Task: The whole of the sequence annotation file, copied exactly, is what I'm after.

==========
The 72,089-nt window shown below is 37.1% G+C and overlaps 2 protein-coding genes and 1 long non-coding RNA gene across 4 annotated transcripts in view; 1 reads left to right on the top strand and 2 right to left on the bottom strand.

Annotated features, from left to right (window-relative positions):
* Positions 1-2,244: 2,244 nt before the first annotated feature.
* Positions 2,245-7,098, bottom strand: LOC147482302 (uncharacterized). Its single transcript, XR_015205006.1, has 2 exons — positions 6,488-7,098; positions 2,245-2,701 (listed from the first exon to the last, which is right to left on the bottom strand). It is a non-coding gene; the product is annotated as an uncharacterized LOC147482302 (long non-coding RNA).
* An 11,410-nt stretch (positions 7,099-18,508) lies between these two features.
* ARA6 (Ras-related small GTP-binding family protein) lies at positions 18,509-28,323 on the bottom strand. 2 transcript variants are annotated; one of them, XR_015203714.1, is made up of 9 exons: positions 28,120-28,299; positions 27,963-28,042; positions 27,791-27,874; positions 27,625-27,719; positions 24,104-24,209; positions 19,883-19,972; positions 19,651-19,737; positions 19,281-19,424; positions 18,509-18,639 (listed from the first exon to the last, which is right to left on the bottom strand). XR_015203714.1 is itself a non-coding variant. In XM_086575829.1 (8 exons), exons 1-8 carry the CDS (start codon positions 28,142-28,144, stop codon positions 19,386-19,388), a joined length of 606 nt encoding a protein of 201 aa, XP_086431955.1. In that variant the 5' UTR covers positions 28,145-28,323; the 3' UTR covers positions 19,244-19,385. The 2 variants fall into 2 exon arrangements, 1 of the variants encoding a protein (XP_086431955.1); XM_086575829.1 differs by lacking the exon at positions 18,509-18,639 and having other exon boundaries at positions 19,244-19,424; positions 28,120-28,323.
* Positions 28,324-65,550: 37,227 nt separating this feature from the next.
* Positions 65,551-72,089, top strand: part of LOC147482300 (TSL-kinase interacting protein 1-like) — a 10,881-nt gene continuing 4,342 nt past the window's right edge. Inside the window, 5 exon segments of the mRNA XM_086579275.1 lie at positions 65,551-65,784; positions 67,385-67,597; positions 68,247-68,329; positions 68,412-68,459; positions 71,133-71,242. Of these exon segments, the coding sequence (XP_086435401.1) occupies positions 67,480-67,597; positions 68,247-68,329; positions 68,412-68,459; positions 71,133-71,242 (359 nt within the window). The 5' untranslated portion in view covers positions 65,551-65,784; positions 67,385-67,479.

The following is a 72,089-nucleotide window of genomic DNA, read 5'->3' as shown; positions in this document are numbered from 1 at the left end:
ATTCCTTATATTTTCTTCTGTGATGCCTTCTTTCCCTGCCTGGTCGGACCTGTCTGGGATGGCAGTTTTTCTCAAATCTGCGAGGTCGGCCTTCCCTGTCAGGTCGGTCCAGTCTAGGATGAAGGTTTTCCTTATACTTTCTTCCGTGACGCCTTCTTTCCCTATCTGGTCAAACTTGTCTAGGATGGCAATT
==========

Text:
The 72,089-nt window shown below is 37.1% G+C and overlaps 2 protein-coding genes and 1 long non-coding RNA gene across 4 annotated transcripts in view; 1 reads left to right on the top strand and 2 right to left on the bottom strand.

Annotated features, from left to right (window-relative positions):
* Positions 1-2,244: 2,244 nt before the first annotated feature.
* Positions 2,245-7,098, bottom strand: LOC147482302 (uncharacterized). Its single transcript, XR_015205006.1, has 2 exons — positions 6,488-7,098; positions 2,245-2,701 (listed from the first exon to the last, which is right to left on the bottom strand). It is a non-coding gene; the product is annotated as an uncharacterized LOC147482302 (long non-coding RNA).
* An 11,410-nt stretch (positions 7,099-18,508) lies between these two features.
* ARA6 (Ras-related small GTP-binding family protein) lies at positions 18,509-28,323 on the bottom strand. 2 transcript variants are annotated; one of them, XR_015203714.1, is made up of 9 exons: positions 28,120-28,299; positions 27,963-28,042; positions 27,791-27,874; positions 27,625-27,719; positions 24,104-24,209; positions 19,883-19,972; positions 19,651-19,737; positions 19,281-19,424; positions 18,509-18,639 (listed from the first exon to the last, which is right to left on the bottom strand). XR_015203714.1 is itself a non-coding variant. In XM_086575829.1 (8 exons), exons 1-8 carry the CDS (start codon positions 28,142-28,144, stop codon positions 19,386-19,388), a joined length of 606 nt encoding a protein of 201 aa, XP_086431955.1. In that variant the 5' UTR covers positions 28,145-28,323; the 3' UTR covers positions 19,244-19,385. The 2 variants fall into 2 exon arrangements, 1 of the variants encoding a protein (XP_086431955.1); XM_086575829.1 differs by lacking the exon at positions 18,509-18,639 and having other exon boundaries at positions 19,244-19,424; positions 28,120-28,323.
* Positions 28,324-65,550: 37,227 nt separating this feature from the next.
* Positions 65,551-72,089, top strand: part of LOC147482300 (TSL-kinase interacting protein 1-like) — a 10,881-nt gene continuing 4,342 nt past the window's right edge. Inside the window, 5 exon segments of the mRNA XM_086579275.1 lie at positions 65,551-65,784; positions 67,385-67,597; positions 68,247-68,329; positions 68,412-68,459; positions 71,133-71,242. Of these exon segments, the coding sequence (XP_086435401.1) occupies positions 67,480-67,597; positions 68,247-68,329; positions 68,412-68,459; positions 71,133-71,242 (359 nt within the window). The 5' untranslated portion in view covers positions 65,551-65,784; positions 67,385-67,479.

The following is a 72,089-nucleotide window of genomic DNA, read 5'->3' as shown; positions in this document are numbered from 1 at the left end:
ATTCCTTATATTTTCTTCTGTGATGCCTTCTTTCCCTGCCTGGTCGGACCTGTCTGGGATGGCAGTTTTTCTCAAATCTGCGAGGTCGGCCTTCCCTGTCAGGTCGGTCCAGTCTAGGATGAAGGTTTTCCTTATACTTTCTTCCGTGACGCCTTCTTTCCCTATCTGGTCAAACTTGTCTAGGATGGCAATT